Lots of times people mistake me for being Chinese. My mom thinks some people think Iím Chinese because my Dad and my last name are Chinese, but I donít. I think that most non-Asians canít tell the difference between Chinese, Japanese and Korean-Americans. But I can. I know just who I am. I am a Korean-American, Irish and Chinese b adoption and a little African, Thai, Indian and Japanese- American from my siblings.
Most of the time I just feel regular American and I donít think much about my ethnicity. But Iíve always known that Iím Korean-American and Iíve always been proud of it. I enjoy Korean food but I also like hamburgers and french fries. I have lots of friends from several countries but my Korean friends are kind of special. I have Korean friends who are adopted and Korean friends who live with their Korean families.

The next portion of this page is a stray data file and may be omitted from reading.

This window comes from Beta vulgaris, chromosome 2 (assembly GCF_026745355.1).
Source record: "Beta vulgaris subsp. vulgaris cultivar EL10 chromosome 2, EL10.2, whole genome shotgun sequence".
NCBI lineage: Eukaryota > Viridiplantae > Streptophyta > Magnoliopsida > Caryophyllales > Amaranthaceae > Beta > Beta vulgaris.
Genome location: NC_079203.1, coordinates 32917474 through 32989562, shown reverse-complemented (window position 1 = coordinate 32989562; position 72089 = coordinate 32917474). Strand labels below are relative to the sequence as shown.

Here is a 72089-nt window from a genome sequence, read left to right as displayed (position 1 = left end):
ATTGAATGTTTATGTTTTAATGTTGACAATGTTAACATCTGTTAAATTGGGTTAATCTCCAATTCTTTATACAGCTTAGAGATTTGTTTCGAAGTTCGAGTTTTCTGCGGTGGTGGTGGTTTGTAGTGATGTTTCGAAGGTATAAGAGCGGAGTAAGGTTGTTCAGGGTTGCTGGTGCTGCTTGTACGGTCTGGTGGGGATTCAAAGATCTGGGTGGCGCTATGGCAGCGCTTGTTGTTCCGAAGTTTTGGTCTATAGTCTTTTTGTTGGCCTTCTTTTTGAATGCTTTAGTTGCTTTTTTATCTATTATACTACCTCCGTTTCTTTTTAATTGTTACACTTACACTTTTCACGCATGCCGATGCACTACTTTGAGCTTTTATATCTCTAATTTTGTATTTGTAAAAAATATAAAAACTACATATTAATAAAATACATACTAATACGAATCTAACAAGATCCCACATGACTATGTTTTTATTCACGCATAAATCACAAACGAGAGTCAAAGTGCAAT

I remember once when I was in second grade. I had a good friend named Jee Soo.
I liked going over to Jee Sooís house and sometimes we would have dried quid legs. It does not sound good to a lot of people, but it really tastes delicious. Jee Soo and I would play as if I was in her family a lot when I was over at her house. I also enjoyed pretending that her little brother was my brother.
At school, I would always trade my peanut butter and jelly sandwich for her bul kogi sandwich. I would trade her because she wanted to be American, and because I love bul kogi. One time when I was at Jee Sooís house I saw a picture of her one-year-old birthday party. I said, "I had a birthday party when I was one just like you and a picture just like yours." I think we both picked the book Ėthat's why weíre so smart!
When I saw that picture it really made me think we are sisters in some ways Ė Korean sisters!